Why do you think mentoring is valuable to young people?
I think the most valuable aspect of mentoring is the confidence that a young person might gain from it. Being a young person, particularly in a big city like London, it can be difficult to have self-confidence. You don’t have a lot of experience and everything seems new and sometimes unapproachable, particularly in areas such as applying to university. So I think the support that comes from mentoring can be extremely valuable in terms of validating a young person’s ideas and goals. Practically, mentoring is a great way to highlight opportunities to get involved in.

What challenges did you face while mentoring your scholar?
For me, the first session was probably the most challenging because I did not have a lot of mentoring experience. However, I found that GT Scholars had sheets to prepare mentors which I read beforehand and which were very helpful in giving me an idea of how to build rapport and understand what the priorities of mentoring are.

I also tried to think back to times I have been mentored in the past, informally and formally. I thought about what made my mentors so good and then tried to embody that in my role as a mentor.

What did you enjoy most about volunteering and mentoring?
I really enjoyed getting to know the mentee, as well as her mother. You know Erica, she’s already a very bright, ambitious person, on the lookout for opportunities to support her goals and a little bit of guidance. I enjoy being a sounding board for her, hearing about her goals and being able to guide her as she achieves them. I particularly like that, over the sessions, I am able to see her progress, and get to hear feedback from her and her mother about how our sessions are impacting her social and academic development.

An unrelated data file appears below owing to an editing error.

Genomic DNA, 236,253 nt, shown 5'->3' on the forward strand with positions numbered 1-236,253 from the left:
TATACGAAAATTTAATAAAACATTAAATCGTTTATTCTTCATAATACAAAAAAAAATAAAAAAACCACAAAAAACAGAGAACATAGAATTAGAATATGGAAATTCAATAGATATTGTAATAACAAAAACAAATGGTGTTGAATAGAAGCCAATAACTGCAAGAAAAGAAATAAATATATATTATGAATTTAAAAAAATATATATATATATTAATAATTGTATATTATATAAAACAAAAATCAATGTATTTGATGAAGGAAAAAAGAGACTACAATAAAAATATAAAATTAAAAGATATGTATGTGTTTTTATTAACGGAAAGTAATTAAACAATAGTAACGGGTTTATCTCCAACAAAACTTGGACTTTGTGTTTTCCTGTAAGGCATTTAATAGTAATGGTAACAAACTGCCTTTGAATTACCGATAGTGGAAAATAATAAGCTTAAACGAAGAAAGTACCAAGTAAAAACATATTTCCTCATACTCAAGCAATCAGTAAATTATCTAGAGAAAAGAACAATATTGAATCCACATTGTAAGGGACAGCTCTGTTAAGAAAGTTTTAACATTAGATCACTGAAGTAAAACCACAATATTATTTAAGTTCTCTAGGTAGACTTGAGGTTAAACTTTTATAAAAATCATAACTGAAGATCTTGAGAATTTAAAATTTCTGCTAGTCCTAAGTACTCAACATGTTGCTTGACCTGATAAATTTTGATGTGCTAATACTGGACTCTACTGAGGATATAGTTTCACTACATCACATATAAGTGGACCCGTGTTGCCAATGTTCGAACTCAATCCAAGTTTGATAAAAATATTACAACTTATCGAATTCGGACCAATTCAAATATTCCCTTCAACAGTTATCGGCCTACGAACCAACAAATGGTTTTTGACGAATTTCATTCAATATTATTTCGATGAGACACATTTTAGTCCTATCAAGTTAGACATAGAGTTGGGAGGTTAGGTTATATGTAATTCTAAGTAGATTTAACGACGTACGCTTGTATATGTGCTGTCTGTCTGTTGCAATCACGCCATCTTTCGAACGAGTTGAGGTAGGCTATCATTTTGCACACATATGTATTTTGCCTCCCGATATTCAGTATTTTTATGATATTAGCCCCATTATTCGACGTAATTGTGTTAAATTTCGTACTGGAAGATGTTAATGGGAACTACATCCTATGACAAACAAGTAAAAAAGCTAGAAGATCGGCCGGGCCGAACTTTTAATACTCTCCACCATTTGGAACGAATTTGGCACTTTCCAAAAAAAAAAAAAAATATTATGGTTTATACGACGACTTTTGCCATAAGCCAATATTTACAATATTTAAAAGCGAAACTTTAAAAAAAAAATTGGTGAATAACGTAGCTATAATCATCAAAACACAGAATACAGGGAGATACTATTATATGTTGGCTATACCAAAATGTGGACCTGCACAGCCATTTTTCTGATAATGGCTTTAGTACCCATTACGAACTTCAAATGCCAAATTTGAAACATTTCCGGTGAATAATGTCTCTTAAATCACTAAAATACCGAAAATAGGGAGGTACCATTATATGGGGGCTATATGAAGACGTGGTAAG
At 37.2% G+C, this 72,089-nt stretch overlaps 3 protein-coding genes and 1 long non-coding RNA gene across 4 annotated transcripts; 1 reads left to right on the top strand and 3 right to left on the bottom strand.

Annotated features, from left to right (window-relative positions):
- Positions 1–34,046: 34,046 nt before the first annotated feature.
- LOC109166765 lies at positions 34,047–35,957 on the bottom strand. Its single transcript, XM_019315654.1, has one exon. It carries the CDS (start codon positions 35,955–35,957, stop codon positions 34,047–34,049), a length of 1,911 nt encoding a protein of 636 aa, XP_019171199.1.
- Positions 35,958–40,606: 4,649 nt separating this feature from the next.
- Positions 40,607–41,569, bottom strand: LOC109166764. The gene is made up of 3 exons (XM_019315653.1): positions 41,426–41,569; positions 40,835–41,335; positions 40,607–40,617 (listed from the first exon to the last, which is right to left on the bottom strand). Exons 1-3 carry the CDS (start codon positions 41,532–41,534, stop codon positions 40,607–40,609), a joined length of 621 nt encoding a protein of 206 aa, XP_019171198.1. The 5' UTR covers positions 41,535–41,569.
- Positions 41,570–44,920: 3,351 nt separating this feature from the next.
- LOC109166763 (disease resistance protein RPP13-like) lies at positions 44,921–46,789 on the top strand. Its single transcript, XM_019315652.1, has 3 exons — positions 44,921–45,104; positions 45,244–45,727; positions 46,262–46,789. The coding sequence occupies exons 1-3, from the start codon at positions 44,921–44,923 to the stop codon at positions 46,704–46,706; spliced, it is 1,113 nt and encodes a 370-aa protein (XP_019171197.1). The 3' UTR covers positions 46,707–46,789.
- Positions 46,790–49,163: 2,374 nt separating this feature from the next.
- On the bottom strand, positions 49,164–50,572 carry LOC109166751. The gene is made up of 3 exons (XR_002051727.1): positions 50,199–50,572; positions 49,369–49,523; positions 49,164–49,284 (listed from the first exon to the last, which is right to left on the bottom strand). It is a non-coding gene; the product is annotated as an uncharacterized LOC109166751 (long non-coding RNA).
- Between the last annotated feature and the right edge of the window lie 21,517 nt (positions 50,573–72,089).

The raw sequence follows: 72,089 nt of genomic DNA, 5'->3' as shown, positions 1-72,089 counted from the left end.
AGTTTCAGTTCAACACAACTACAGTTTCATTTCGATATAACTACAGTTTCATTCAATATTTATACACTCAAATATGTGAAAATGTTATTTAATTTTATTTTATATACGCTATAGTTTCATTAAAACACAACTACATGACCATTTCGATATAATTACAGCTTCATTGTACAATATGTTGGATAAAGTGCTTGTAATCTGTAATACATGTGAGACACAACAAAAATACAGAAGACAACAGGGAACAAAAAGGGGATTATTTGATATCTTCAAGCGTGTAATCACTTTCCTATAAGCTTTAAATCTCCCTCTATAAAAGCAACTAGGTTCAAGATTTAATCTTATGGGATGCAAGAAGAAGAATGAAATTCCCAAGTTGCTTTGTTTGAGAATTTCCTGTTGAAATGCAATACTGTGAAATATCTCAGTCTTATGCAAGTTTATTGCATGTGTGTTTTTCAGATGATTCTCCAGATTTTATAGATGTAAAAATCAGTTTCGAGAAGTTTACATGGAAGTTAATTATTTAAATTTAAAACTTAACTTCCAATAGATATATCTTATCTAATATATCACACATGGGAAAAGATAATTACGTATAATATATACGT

What have you gained from being a volunteer mentor with GT Scholars?
It’s been really nice to be able to pass along some of the things I have learnt along the way to an enthusiastic young person who might be able to benefit from that advice. Building relationships with the team at GT Scholars, my mentee and her mother, has been personally very rewarding and the whole process has a been wonderful way to give back.

 

Spotlight on one of our young scholars – Ladan

Spotlight on one of our young scholars – Ladan

Growth mindset Private tuition Success stories What's new? Young people

Please tell us a bit about yourself